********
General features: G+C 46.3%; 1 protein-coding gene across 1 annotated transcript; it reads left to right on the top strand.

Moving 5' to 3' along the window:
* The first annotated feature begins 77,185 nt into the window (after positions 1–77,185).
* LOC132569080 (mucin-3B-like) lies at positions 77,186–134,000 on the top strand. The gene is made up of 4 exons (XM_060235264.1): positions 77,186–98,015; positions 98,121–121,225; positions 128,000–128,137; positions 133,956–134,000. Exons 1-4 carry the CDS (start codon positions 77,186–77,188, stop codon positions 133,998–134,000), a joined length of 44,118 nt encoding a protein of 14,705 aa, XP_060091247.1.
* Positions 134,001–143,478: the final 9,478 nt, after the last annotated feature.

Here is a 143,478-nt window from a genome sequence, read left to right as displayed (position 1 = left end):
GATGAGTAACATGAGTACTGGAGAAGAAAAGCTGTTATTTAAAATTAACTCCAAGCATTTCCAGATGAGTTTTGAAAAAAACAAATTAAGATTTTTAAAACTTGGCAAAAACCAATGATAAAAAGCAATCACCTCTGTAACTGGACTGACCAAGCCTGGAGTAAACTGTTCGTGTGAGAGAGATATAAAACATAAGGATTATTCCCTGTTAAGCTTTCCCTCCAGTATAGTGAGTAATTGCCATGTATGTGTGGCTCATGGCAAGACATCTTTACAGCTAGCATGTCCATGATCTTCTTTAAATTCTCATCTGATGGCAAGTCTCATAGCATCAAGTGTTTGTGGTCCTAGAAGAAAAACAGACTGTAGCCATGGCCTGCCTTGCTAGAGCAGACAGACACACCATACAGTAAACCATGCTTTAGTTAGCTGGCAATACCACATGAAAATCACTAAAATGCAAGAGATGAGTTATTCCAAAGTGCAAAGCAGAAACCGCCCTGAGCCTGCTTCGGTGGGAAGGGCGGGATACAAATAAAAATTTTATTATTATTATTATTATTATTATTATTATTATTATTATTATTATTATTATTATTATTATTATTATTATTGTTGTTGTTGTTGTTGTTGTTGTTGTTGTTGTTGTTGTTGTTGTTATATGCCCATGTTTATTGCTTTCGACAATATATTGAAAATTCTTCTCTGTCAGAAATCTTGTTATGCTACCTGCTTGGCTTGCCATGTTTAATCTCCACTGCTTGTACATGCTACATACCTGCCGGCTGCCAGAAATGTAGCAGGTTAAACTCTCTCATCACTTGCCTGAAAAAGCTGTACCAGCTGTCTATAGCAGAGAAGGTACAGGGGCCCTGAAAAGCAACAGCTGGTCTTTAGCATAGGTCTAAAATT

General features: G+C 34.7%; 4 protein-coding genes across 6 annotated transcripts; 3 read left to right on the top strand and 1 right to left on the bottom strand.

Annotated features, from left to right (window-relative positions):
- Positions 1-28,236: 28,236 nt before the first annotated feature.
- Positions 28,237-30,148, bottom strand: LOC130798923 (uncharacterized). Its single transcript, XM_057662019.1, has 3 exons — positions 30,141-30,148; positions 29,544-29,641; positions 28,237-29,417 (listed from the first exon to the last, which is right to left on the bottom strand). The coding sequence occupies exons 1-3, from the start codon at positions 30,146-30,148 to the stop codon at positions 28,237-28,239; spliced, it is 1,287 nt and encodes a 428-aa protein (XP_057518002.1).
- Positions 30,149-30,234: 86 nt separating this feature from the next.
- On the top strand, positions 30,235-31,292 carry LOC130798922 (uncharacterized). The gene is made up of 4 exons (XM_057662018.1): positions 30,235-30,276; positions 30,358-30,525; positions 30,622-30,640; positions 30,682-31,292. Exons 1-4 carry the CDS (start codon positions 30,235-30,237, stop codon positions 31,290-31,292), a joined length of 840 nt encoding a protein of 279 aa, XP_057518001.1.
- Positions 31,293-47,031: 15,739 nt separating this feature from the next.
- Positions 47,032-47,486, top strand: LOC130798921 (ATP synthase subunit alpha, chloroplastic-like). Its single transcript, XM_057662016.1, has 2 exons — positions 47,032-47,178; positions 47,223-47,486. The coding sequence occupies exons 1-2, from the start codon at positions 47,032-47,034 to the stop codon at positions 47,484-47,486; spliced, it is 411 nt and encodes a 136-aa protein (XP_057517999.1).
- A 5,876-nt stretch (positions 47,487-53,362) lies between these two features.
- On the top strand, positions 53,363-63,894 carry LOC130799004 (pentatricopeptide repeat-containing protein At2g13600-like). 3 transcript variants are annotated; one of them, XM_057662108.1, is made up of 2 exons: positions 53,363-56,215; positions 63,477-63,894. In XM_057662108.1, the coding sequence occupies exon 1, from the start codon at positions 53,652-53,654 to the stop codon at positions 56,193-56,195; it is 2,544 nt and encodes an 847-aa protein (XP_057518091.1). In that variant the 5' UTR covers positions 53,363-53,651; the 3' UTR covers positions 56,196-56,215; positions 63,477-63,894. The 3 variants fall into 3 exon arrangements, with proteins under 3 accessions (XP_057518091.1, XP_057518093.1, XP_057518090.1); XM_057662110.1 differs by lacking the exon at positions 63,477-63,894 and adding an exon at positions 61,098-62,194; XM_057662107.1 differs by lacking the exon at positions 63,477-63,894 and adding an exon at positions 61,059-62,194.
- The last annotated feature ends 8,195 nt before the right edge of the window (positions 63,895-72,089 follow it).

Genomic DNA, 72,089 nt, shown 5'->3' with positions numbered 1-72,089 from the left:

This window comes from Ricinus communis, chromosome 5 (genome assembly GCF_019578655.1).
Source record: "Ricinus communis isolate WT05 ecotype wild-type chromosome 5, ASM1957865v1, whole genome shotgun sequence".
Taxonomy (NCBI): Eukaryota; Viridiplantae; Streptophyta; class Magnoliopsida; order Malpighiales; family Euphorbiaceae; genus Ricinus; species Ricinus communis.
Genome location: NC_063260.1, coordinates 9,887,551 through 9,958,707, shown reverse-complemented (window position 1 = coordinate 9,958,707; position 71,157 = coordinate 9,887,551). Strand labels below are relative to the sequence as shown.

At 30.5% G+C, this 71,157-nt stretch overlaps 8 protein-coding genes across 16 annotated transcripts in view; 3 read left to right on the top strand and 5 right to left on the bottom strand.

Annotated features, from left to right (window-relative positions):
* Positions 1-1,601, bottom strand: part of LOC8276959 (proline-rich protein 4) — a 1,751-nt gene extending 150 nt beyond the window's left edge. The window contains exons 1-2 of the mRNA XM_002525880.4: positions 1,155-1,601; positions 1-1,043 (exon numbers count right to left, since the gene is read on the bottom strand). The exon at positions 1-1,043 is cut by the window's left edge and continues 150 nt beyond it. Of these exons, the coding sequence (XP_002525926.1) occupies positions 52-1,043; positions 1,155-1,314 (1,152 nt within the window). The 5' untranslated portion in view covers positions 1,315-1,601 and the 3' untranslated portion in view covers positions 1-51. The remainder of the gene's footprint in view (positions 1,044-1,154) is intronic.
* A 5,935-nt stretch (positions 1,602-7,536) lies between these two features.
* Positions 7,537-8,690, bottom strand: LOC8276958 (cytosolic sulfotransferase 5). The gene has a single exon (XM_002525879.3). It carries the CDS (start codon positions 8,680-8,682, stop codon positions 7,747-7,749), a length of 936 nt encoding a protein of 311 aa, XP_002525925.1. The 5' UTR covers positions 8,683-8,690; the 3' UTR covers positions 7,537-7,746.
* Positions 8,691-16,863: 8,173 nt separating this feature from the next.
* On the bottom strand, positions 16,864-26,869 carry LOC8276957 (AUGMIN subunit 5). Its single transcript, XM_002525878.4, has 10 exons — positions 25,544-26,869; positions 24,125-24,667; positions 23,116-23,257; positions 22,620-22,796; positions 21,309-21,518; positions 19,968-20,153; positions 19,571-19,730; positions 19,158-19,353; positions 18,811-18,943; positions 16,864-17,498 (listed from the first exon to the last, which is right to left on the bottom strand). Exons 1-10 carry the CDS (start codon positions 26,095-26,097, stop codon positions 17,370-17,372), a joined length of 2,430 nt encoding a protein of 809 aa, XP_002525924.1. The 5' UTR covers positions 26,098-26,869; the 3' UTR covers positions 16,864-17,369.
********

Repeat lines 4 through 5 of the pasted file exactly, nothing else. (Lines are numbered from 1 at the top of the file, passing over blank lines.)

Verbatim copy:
* LOC132569080 (mucin-3B-like) lies at positions 77,186–134,000 on the top strand. The gene is made up of 4 exons (XM_060235264.1): positions 77,186–98,015; positions 98,121–121,225; positions 128,000–128,137; positions 133,956–134,000. Exons 1-4 carry the CDS (start codon positions 77,186–77,188, stop codon positions 133,998–134,000), a joined length of 44,118 nt encoding a protein of 14,705 aa, XP_060091247.1.
* Positions 134,001–143,478: the final 9,478 nt, after the last annotated feature.